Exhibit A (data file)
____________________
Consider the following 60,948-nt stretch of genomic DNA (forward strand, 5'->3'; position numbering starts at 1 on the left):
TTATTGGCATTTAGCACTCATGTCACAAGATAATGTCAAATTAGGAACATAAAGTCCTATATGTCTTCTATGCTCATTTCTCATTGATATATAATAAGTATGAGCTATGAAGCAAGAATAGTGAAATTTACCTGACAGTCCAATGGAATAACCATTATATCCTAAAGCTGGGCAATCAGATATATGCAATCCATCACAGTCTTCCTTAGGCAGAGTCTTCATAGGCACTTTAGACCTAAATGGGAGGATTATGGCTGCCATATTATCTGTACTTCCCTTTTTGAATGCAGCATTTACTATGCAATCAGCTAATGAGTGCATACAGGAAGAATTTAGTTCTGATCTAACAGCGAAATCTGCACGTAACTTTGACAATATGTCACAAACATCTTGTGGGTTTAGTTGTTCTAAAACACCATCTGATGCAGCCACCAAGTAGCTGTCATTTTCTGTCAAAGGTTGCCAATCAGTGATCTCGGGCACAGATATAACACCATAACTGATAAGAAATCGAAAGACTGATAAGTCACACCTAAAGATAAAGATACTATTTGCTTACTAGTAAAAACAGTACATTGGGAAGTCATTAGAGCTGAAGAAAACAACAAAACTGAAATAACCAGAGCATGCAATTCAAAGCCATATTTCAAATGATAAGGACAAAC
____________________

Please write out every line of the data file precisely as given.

Consider the following 60,948-nt stretch of genomic DNA (forward strand, 5'->3'; position numbering starts at 1 on the left):
TTATTGGCATTTAGCACTCATGTCACAAGATAATGTCAAATTAGGAACATAAAGTCCTATATGTCTTCTATGCTCATTTCTCATTGATATATAATAAGTATGAGCTATGAAGCAAGAATAGTGAAATTTACCTGACAGTCCAATGGAATAACCATTATATCCTAAAGCTGGGCAATCAGATATATGCAATCCATCACAGTCTTCCTTAGGCAGAGTCTTCATAGGCACTTTAGACCTAAATGGGAGGATTATGGCTGCCATATTATCTGTACTTCCCTTTTTGAATGCAGCATTTACTATGCAATCAGCTAATGAGTGCATACAGGAAGAATTTAGTTCTGATCTAACAGCGAAATCTGCACGTAACTTTGACAATATGTCACAAACATCTTGTGGGTTTAGTTGTTCTAAAACACCATCTGATGCAGCCACCAAGTAGCTGTCATTTTCTGTCAAAGGTTGCCAATCAGTGATCTCGGGCACAGATATAACACCATAACTGATAAGAAATCGAAAGACTGATAAGTCACACCTAAAGATAAAGATACTATTTGCTTACTAGTAAAAACAGTACATTGGGAAGTCATTAGAGCTGAAGAAAACAACAAAACTGAAATAACCAGAGCATGCAATTCAAAGCCATATTTCAAATGATAAGGACAAAC